15 seconds of fame

The One Show, at last – and about 23 minutes into the show (please save yourselves, do not bother with the rest of it, it is painful!) is a whole section about our wonderful project, Hedgehog Street. Laura from the People’s Trust for Endangered Species does a wonderful job of getting a community to open up their gardens with judicious holes … though some of that was a little unnecessary as the there were clearly holes big enough for hedgehogs already … but that is the delight of television. Never let the truth get in the way of a good story!

And then my moment … wow, those 15 seconds flashed by rather quickly, but I am pleased I managed to say what I needed to say. Though they did introduce me as ‘Hedgehog author and aficionado’ … which is okay, but I had asked to be from the British Hedgehog Preservation Society. At least we have a friend with Kate Bevan, the presenter who was snooping around my garden – she likes hedgehogs too.

The programme will be up on the web for another six days – here.

And a screen grab of me in mid flow, just to prove, after the web version is down, that it did all happen!

So lets get out there and make all our streets, Hedgehog Streets. Share the hedgehog love!

the trouble with archaic spelling

I am still deeply embedded in the world of hedgehogs as I research my latest book, for the Reaktion Animal Series. This gives such license to spend all day searching through obscure references to the wonderful animal. And what a treat I received today when I tracked down a fairly obscure book from 1767 by Stephen Fovargue. Called, ‘New Catalogue of Vulgar Errors‘ it is available online. And on page 174 there is this:

I almost spat out my coffee as I read that for the first time, before realising the complications of archaic spelling …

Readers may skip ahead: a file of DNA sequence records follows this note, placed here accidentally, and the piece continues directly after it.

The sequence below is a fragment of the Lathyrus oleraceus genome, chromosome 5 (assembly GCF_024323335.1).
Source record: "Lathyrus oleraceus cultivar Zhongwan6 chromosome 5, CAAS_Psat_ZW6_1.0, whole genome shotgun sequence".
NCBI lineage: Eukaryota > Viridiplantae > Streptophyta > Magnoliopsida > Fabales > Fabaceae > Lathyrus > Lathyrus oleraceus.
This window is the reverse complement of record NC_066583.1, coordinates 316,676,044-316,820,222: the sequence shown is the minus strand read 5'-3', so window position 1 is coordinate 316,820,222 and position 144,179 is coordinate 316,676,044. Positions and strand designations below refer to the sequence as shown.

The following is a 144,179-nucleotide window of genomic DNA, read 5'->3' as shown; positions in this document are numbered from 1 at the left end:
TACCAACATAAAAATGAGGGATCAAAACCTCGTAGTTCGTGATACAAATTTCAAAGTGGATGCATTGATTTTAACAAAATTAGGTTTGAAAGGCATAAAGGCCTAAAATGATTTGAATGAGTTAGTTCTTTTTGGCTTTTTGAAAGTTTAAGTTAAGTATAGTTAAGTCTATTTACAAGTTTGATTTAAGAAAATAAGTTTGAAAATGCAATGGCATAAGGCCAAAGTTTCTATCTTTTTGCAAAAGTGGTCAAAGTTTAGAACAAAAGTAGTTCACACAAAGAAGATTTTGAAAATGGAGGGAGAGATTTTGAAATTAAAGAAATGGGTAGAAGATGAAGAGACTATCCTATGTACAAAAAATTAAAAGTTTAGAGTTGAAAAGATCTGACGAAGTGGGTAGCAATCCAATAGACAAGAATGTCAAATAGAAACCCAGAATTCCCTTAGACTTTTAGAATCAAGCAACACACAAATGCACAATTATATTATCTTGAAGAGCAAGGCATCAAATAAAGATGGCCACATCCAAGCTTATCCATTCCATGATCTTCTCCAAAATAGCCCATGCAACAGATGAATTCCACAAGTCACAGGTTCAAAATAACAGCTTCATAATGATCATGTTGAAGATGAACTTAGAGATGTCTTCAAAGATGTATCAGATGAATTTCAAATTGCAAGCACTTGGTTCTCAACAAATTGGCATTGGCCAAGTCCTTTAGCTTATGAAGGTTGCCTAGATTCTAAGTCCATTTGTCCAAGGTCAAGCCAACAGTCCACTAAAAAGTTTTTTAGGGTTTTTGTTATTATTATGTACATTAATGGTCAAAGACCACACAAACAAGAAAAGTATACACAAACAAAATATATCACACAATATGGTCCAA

The rest of the book is fascinating and well worth a read. The Preface is something that I think we could all benefit from considering: “To explain the use of education, no method can be more effectual, than to show what dull mistakes and silly notions men are apt to be led into for want of it.” To avoid further confusion, I have modernised the spelling.

Other delightful errors in need of Fovargue’s correction include, “That the heron makes a hole in the bottom of her nest, through which her feet hand, when she sits upon her eggs” and “That there is now, or ever was, such a science as astrology.” And remembering that this was 1767 it is interesting to note that the following was considered a great fallacy, “That the way to make boys learn their books, is to keep them in school all day, and whip them.”

That has helped give me a perfect morning of industry and self-amusement.

Breeding colours

I have just had a moment, possibly indicative of senior ones to come, when I tried to check online for more updated information on a subject about which I had written, only to find all the references were to my writings about the subject … which makes me fear I might have made it all up.

And if it were not for the photographs I took at the 2007 Rocky Mountain Hedgehog Show in Denver, Colorado, I might be even more befuddled. But the photographs tell me that I was there and I did witness the International Hedgehog Olympic Games.

In fact, here are a few:

The reason I am back in the world of hedgehog shows is twofold – I am in the middle of writing a book about the iconography of hedgehogs for Reaktion and there is a chapter on domestication. So I wanted to see how things were doing in the amazing world of hedgehog-petdom in the USA. The other reason is that the latest show is about to begin, so if you find yourself within spitting distance of the Double Tree Hotel in Denver, get yourself to the Show.

One thing that did amaze me was the detail with which those who assess the ‘quality’ of hedgehogs on show have gone. The International Hedgehog Association now recognises 92 colour varieties! Salt and pepper, cinnamon, apricot, chocolate … the hedgehogs all begin to sound quite appetising.